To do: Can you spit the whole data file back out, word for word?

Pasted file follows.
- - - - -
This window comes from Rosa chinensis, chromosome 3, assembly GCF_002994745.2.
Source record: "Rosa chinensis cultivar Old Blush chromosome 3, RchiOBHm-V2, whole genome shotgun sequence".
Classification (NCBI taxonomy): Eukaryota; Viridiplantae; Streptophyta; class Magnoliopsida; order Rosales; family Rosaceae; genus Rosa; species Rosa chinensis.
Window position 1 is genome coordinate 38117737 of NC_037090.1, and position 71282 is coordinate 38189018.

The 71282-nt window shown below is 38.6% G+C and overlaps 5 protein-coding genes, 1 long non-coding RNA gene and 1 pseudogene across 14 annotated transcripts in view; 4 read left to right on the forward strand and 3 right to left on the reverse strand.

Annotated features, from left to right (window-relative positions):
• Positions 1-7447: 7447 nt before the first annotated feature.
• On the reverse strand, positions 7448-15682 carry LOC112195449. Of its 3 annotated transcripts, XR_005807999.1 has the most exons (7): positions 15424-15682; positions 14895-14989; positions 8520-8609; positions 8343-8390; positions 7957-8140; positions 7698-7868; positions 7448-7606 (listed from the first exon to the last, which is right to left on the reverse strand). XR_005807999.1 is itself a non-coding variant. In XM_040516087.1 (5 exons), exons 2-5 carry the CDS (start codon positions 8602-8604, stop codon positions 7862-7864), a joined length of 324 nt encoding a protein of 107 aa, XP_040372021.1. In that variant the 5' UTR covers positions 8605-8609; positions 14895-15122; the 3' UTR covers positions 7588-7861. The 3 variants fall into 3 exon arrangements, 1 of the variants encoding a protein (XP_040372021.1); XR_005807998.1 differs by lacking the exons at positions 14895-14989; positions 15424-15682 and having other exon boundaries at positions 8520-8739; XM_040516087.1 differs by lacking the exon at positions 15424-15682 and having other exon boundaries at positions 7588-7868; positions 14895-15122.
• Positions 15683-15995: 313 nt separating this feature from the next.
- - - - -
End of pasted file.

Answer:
This window comes from Rosa chinensis, chromosome 3, assembly GCF_002994745.2.
Source record: "Rosa chinensis cultivar Old Blush chromosome 3, RchiOBHm-V2, whole genome shotgun sequence".
Classification (NCBI taxonomy): Eukaryota; Viridiplantae; Streptophyta; class Magnoliopsida; order Rosales; family Rosaceae; genus Rosa; species Rosa chinensis.
Window position 1 is genome coordinate 38117737 of NC_037090.1, and position 71282 is coordinate 38189018.

The 71282-nt window shown below is 38.6% G+C and overlaps 5 protein-coding genes, 1 long non-coding RNA gene and 1 pseudogene across 14 annotated transcripts in view; 4 read left to right on the forward strand and 3 right to left on the reverse strand.

Annotated features, from left to right (window-relative positions):
• Positions 1-7447: 7447 nt before the first annotated feature.
• On the reverse strand, positions 7448-15682 carry LOC112195449. Of its 3 annotated transcripts, XR_005807999.1 has the most exons (7): positions 15424-15682; positions 14895-14989; positions 8520-8609; positions 8343-8390; positions 7957-8140; positions 7698-7868; positions 7448-7606 (listed from the first exon to the last, which is right to left on the reverse strand). XR_005807999.1 is itself a non-coding variant. In XM_040516087.1 (5 exons), exons 2-5 carry the CDS (start codon positions 8602-8604, stop codon positions 7862-7864), a joined length of 324 nt encoding a protein of 107 aa, XP_040372021.1. In that variant the 5' UTR covers positions 8605-8609; positions 14895-15122; the 3' UTR covers positions 7588-7861. The 3 variants fall into 3 exon arrangements, 1 of the variants encoding a protein (XP_040372021.1); XR_005807998.1 differs by lacking the exons at positions 14895-14989; positions 15424-15682 and having other exon boundaries at positions 8520-8739; XM_040516087.1 differs by lacking the exon at positions 15424-15682 and having other exon boundaries at positions 7588-7868; positions 14895-15122.
• Positions 15683-15995: 313 nt separating this feature from the next.